With college there is more responsibility and more independence. Dealing with symptoms of a mental illness while taking on that responsibility and independence can be a difficult balancing act. Increasing your support system is the key to achieving balance and being successful in college.
Being honest with the appropriate school employees about the symptoms you are dealing with is very important. Your advisor should be informed so that if something arises during the school year where you need additional assistance or if you need to withdraw, the advisor can help immediately. As a last resort, medical withdrawals can often be arranged with appropriate documentation. While you will still be responsible financially for that semester, a medical withdrawal will not affect your GPA.
To avoid a last resort scenario my best advice is to register with your school’s office of Disability Support. Every school, including community colleges, should have this available. This has been my greatest asset during my college career. At first, I was reluctant to register with them and so for my first several semesters I avoided doing so. I did not believe my illness was that bad to warrant it. I usually only had trouble once or twice a semester. Now that I have experienced how helpful they have been, I wish I would have registered with them from the beginning. Beyond the tangible services offered, I feel a sense of relief knowing I have someone on my side.
The Disability Support office requests certain medical information. Usually something from a psychiatrist is required. Then you can ask for, or they will provide, certain accommodations. Your professors are notified of the accommodations through the Disability Support office. The professors are only told of the accommodations. They do not know the medical reason behind them.
I have used the Disability Support office for both online and in-person classes. In my online classes I was given additional time to take quizzes and tests. Even though this option was available each test, I rarely used it. When I did, however, the extra time was the key to me getting a good grade. I also believe having the extra time prevented me from needing it, as my mind was sharper without the fear of running out of time.
When I used Disability Support for in-person classes, I was given additional test time and was able to take my tests in the Disability Support office. The room was quiet with no distractions. I never used the extra time but the quiet space helped me focus and took away a lot of the anxiety I had about taking tests. College is a challenge and mental illnesses are a challenge. Navigating them both at the same time can seem like an insurmountable task. If you can allow yourself some extra supports and surround yourself with people who can advocate for you when you are not well, you will thrive, not just survive.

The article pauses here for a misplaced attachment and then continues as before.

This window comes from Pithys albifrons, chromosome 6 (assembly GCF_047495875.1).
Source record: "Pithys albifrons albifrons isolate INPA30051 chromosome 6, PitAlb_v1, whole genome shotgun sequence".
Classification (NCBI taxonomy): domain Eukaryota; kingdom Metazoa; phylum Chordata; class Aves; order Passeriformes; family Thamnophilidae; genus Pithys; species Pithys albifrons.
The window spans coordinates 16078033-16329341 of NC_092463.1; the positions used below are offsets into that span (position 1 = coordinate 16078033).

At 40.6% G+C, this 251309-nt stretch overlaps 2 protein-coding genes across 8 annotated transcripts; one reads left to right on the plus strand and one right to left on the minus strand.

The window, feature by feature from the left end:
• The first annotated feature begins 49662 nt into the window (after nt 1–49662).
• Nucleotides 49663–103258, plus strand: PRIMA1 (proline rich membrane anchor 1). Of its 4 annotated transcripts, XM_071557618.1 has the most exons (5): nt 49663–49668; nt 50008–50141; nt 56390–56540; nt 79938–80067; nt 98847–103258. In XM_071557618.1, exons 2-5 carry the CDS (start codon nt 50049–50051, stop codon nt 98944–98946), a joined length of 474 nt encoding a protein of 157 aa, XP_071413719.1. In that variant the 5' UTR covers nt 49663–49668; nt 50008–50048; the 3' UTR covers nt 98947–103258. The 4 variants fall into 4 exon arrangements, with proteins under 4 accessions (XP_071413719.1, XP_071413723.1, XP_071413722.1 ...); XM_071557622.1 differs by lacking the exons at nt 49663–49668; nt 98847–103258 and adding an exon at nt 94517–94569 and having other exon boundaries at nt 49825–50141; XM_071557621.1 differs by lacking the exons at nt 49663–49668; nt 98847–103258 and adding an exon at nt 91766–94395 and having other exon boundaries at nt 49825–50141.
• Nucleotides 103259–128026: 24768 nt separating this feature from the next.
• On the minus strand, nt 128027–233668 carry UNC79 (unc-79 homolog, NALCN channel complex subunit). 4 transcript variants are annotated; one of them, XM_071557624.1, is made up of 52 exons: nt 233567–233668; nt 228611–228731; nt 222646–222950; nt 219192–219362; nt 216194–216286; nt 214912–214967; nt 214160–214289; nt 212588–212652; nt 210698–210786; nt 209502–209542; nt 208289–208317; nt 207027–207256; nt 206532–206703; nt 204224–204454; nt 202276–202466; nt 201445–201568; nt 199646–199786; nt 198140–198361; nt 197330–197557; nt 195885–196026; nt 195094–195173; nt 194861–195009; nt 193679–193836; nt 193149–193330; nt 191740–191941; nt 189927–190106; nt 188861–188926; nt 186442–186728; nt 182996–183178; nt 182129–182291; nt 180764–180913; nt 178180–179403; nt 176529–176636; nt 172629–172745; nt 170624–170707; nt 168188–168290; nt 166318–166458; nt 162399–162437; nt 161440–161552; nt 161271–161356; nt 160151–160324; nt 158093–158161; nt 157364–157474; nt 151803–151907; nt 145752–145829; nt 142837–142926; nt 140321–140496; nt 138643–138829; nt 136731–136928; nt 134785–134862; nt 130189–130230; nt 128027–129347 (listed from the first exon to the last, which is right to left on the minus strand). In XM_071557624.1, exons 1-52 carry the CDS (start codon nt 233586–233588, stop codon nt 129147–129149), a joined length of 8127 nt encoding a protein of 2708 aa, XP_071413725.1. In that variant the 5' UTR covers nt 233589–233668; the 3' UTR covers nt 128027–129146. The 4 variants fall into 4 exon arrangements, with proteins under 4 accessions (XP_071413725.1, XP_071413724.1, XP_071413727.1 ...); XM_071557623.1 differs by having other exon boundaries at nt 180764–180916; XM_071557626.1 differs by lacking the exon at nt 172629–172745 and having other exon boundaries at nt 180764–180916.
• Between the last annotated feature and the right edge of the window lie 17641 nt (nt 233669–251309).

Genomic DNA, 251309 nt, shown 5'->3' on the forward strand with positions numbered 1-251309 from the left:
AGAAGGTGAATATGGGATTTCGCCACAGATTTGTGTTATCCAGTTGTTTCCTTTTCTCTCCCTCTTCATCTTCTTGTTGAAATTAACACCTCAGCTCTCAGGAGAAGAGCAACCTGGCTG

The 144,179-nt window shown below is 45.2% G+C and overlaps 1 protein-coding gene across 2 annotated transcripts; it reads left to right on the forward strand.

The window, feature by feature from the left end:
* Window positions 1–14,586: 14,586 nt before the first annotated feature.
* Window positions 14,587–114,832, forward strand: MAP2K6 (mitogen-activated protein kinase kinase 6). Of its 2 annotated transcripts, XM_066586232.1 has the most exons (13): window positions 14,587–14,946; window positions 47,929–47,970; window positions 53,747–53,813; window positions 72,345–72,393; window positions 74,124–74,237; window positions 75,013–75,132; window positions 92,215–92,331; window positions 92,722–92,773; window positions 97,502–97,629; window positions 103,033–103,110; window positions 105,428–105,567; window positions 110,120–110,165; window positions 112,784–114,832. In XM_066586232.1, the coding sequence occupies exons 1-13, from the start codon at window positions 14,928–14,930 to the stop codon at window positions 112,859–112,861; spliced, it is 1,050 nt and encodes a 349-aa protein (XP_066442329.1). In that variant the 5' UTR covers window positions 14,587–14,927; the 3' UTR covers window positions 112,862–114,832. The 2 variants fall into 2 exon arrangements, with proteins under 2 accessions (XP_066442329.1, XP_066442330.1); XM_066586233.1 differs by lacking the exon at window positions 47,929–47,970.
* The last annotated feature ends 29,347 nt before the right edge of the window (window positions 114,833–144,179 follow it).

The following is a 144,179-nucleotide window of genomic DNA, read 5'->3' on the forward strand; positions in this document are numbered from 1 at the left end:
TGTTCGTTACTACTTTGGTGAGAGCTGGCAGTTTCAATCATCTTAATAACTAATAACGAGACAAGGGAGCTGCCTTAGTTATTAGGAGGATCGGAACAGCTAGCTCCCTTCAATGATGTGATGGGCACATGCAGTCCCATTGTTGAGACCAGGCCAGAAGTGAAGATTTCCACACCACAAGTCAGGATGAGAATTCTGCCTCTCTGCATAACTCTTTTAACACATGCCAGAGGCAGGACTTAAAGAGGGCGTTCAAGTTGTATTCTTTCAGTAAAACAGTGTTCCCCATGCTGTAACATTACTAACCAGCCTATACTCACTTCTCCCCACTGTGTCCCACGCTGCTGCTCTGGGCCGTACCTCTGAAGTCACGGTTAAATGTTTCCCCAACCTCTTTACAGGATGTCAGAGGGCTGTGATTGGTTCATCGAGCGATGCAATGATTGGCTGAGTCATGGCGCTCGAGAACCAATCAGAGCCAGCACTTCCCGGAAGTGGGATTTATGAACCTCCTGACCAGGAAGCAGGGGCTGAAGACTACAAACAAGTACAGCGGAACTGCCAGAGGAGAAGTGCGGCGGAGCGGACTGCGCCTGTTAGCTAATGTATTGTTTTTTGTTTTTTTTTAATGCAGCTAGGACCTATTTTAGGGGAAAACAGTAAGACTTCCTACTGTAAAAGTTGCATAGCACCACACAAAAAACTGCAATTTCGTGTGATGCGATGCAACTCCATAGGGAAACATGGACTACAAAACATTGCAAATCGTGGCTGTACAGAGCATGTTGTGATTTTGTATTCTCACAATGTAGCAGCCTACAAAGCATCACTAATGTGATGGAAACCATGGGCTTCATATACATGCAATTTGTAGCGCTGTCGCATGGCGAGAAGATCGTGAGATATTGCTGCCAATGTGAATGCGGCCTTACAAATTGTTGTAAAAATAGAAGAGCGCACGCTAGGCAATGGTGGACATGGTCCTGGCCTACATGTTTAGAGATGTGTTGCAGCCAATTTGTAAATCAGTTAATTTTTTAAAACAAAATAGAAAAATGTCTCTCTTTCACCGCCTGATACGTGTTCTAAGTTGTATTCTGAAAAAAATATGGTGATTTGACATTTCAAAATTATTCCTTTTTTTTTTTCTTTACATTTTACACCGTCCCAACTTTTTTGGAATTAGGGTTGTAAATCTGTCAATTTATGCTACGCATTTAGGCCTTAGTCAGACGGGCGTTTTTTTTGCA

Take it slow. This is the best advice that I would give someone who is just starting college. I love doing so many things. If I had my way, I'd be a dancer, I'd be on the speech team, I'd volunteer every day of the week, I'd work at a coffee shop, I'd go to the gym, I'd be in the orchestra and the choir. If there were enough hours in the day, I would do it all. Unfortunately, I cannot do it all.
With everything college has to offer, the last thing I want to spend my time thinking about is my mental illness. With treatment up to eight hours a week and having to cope with symptoms that flare up, coping with mental illness can take up a lot of time! I get frustrated with my peers without mental illness because it seems like they can do so many more things than I can. It just doesn't seem fair.
My first semester in college, I tried to do everything. I tried taking four classes, volunteering with three clubs and singing in the choir. After a few weeks, it seemed like I was always one step behind. After a few months, I was so overwhelmed that I did not get out of bed. The pressure to keep up with all my commitments was crippling. It took everything I had to do the smallest task. I only passed three of my four classes. I had to step back and remember that the reason I went to college was to learn and pass my classes. If I was going to be successful, I needed to cut back and focus on the two most important things: me, and my education.
There are still a million things that I want to do and a million more that get offered every day as I walk around campus. When I find myself wanting to commit to more than I can handle, I remind myself that I do not have to do it all now; that there is always another semester or another year to try that out. College is a full time job and taking care of yourself can be too. Take it slow as you start your education and remember that you do not have to do it all today. There is plenty of time to experience all that college has to offer.
What do YOU think?
yeah!!!! you guys, err i mean gals rock.
that was great. I ope 10000000000000 people read this. i just sent it to tons.
i wish this would have hit to my heart
when i was in college. I just couldnt keep
my head above water. I dream sometimes
that i will go back to college soon, but i
have not found my balance to be successful. thank you ladies so much you
keep my dream alive. Posted Wednesday, October 27, 2010 by chrissy peirsol at 10:53 PM
Thanks for sharing Dana and Veronica. You both gave great advice for those starting college! I haven’t started college yet so this is on my to-do list. I am currently in a program helping me to transition to college. One thing I have found to be extremely helpful was joining a local support group focused on my mental illness. I believe this could be extremely helpful for those going to college in a new community. My support group was able to provide me with local resources; and of course they knew which programs were the best ones offered in the community. Posted Monday, October 18, 2010 by Stephanie Greiner at 01:46 PM